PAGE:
Hand-Hammered Silver-Plated Cocktail Stems (LEO Design)

“In the old days” a silversmith never left hammering marks on a piece of wrought silver—it would be considered a crude indicator of poor craftsmanship.  Instead, a metal smith would laboriously hammer-away at the piece, using increasingly smaller hammer “peens,” until a smooth, mirror-like surface remained.  Think of Copley’s portrait of Paul Revere, inspecting his reflection in the flawless surface of newly-crafted teapot.

With the advent of the Arts & Crafts Movement—and the movement away from the old aesthetic strictures—hammer marks became a handsome way to embellish otherwise unadorned metal.  Furthermore, the hammer marks provided a trace of the craftsman’s presence, evidence of a human’s touch.  Rustic, hammered metal surfaces were now desirable as part of piece’s style and design.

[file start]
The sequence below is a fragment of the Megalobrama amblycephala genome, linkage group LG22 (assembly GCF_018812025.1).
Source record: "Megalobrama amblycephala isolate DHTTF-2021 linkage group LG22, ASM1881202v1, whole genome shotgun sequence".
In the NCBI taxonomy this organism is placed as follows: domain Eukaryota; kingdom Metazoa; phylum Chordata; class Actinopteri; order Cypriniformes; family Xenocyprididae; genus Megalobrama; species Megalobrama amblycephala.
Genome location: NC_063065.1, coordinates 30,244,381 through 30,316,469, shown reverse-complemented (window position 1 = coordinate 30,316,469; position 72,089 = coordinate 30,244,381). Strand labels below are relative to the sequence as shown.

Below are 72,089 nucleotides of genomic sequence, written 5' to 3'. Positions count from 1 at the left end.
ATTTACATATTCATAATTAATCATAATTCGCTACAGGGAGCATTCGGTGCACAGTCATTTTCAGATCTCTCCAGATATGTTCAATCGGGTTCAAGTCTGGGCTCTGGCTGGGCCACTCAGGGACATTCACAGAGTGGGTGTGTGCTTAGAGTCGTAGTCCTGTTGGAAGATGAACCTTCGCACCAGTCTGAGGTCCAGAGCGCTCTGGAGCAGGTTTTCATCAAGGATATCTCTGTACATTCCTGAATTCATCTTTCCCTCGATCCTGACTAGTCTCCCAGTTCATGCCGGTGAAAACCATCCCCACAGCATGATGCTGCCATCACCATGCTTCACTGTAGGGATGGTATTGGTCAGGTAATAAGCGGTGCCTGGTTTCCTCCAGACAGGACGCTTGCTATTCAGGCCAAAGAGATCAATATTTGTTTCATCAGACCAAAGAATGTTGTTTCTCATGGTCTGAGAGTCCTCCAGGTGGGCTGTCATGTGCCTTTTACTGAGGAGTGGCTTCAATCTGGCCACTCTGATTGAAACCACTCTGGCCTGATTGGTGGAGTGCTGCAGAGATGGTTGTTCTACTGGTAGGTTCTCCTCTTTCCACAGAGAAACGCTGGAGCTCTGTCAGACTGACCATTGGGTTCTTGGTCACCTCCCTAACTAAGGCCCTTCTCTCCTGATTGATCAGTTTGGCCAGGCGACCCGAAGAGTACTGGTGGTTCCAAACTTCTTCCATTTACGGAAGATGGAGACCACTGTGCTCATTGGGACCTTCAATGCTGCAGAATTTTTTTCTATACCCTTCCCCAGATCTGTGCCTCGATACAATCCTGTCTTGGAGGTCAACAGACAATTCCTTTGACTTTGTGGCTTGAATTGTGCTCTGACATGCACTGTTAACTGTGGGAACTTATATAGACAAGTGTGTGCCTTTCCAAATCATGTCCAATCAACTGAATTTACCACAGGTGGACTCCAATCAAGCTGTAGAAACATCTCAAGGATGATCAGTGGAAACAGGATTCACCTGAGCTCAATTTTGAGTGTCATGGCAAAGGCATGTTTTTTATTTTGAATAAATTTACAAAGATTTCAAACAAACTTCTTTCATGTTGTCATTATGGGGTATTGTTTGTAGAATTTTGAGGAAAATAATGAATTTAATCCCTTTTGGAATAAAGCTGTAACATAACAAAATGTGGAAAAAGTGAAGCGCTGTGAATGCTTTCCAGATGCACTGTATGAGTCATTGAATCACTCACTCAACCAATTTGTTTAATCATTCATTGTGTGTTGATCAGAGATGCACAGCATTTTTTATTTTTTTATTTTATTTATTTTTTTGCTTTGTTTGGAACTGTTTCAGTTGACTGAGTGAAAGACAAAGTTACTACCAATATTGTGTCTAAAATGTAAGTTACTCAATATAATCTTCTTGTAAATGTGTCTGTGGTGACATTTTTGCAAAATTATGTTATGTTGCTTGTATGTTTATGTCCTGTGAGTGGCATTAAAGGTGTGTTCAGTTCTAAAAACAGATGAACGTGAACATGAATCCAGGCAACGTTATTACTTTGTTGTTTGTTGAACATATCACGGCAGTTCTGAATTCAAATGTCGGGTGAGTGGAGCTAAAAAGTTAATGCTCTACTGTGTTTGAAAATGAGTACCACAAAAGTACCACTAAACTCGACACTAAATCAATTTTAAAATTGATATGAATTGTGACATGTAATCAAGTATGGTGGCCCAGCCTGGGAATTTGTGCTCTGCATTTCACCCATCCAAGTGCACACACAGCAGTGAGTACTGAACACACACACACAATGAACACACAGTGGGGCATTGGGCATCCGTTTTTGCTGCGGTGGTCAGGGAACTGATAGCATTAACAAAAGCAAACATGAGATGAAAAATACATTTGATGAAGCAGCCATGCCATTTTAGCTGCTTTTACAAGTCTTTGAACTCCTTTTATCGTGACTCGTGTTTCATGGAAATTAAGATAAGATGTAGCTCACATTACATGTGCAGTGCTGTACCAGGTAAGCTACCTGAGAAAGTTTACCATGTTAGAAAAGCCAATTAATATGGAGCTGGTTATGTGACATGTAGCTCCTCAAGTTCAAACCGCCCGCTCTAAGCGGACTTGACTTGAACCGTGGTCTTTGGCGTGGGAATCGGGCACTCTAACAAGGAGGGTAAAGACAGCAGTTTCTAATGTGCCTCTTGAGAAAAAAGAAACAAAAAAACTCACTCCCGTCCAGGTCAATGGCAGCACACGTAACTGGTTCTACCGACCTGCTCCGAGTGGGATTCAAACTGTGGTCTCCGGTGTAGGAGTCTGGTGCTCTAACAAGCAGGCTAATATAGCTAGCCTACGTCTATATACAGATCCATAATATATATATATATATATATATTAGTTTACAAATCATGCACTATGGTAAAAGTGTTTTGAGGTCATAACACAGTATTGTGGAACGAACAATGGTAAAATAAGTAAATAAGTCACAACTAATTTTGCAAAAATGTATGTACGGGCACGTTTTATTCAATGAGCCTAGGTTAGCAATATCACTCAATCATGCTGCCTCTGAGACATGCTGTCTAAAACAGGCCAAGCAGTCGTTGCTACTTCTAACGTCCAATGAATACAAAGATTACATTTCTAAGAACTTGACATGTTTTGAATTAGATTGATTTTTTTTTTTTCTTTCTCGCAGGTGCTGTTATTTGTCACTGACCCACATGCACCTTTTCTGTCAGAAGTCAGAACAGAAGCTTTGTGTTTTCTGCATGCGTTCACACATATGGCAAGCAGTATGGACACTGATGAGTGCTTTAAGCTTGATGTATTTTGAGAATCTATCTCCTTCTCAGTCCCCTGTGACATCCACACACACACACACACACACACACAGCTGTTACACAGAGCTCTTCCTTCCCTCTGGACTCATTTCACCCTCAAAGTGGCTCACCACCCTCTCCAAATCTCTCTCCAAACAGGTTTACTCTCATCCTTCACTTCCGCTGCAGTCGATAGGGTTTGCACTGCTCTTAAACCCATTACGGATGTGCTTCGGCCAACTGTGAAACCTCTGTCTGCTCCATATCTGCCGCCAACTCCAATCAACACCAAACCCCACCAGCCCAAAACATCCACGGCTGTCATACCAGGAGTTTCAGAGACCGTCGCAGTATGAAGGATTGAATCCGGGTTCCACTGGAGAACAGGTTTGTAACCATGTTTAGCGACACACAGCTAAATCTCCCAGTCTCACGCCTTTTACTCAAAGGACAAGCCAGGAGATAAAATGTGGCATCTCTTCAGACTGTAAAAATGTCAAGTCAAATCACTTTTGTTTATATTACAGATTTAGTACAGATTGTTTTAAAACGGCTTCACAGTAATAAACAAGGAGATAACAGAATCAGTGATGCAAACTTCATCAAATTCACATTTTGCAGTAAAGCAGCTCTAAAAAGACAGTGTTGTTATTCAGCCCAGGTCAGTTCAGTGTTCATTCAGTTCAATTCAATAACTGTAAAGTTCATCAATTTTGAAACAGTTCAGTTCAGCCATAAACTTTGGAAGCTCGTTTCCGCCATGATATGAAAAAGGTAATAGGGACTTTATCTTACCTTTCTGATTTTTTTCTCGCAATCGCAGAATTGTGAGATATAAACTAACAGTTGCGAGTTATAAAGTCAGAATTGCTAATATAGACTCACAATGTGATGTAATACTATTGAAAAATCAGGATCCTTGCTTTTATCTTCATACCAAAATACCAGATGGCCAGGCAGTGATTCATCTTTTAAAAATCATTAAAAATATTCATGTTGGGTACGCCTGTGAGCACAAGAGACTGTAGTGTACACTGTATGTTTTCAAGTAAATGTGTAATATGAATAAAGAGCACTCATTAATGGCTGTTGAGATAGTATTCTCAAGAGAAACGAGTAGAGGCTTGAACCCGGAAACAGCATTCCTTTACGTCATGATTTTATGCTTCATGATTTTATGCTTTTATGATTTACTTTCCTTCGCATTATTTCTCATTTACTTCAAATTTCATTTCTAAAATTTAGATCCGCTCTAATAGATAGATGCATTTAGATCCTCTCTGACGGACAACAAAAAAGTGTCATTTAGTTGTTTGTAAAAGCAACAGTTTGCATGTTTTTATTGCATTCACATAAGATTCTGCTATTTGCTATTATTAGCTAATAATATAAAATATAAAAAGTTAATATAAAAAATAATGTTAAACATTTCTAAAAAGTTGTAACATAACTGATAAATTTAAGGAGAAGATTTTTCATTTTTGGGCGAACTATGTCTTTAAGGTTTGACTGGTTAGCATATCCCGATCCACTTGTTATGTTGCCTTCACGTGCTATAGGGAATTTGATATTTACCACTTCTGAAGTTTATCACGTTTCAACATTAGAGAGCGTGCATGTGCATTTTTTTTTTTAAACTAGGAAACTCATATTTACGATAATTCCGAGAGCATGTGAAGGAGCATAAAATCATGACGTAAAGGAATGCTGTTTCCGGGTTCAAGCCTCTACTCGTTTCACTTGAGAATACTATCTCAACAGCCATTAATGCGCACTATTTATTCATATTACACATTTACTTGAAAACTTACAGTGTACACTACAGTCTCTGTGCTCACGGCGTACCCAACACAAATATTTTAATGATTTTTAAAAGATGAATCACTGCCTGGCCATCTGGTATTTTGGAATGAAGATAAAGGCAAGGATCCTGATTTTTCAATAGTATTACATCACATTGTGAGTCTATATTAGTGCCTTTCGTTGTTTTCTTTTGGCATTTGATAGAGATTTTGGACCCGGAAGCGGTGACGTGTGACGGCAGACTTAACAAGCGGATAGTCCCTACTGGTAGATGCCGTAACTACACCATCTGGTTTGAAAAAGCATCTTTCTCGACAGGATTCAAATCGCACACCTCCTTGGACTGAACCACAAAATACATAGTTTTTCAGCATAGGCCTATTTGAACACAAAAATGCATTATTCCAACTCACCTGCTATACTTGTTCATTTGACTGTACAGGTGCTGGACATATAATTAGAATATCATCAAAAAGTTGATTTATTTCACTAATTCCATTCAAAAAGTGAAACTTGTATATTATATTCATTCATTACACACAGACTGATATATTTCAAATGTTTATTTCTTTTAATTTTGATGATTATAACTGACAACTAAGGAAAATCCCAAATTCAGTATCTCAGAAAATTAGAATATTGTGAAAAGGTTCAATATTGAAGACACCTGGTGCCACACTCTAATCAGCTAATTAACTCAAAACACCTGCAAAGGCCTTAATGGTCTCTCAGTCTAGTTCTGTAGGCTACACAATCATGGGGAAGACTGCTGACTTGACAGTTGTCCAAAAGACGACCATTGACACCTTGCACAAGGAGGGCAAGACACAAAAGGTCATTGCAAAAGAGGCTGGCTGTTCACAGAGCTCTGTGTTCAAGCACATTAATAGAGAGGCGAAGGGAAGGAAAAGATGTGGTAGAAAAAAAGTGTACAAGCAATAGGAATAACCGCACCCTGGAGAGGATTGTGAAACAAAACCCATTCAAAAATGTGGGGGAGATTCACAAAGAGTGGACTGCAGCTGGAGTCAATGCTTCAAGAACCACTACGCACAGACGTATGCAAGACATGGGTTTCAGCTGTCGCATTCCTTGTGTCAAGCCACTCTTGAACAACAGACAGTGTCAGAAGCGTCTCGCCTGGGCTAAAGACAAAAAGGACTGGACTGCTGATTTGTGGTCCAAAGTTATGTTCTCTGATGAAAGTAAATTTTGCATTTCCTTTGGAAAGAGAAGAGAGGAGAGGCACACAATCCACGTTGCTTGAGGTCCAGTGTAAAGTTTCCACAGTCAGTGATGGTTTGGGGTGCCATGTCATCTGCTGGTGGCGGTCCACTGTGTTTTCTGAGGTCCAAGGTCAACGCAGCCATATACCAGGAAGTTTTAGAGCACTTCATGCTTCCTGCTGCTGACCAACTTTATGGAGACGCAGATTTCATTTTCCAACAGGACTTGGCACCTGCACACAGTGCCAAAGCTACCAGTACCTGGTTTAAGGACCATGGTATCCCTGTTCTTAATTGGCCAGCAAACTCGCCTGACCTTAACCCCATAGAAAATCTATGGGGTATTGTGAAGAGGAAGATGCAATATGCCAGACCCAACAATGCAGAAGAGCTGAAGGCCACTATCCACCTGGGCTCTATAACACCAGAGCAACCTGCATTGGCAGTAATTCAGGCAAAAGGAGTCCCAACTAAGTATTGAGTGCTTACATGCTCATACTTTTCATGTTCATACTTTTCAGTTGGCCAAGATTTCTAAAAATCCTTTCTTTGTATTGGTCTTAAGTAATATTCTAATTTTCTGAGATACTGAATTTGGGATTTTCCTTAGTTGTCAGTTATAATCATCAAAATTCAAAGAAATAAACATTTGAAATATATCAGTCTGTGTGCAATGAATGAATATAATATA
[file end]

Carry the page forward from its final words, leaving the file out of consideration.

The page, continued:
The eight cocktail stems pictured above, made in the 1910’s, were first hand-hammered then silver-plated.  They would have been used for mixed drinks poured from a shaker.

Please come into the shop to see them or click on the photo above to learn more about them.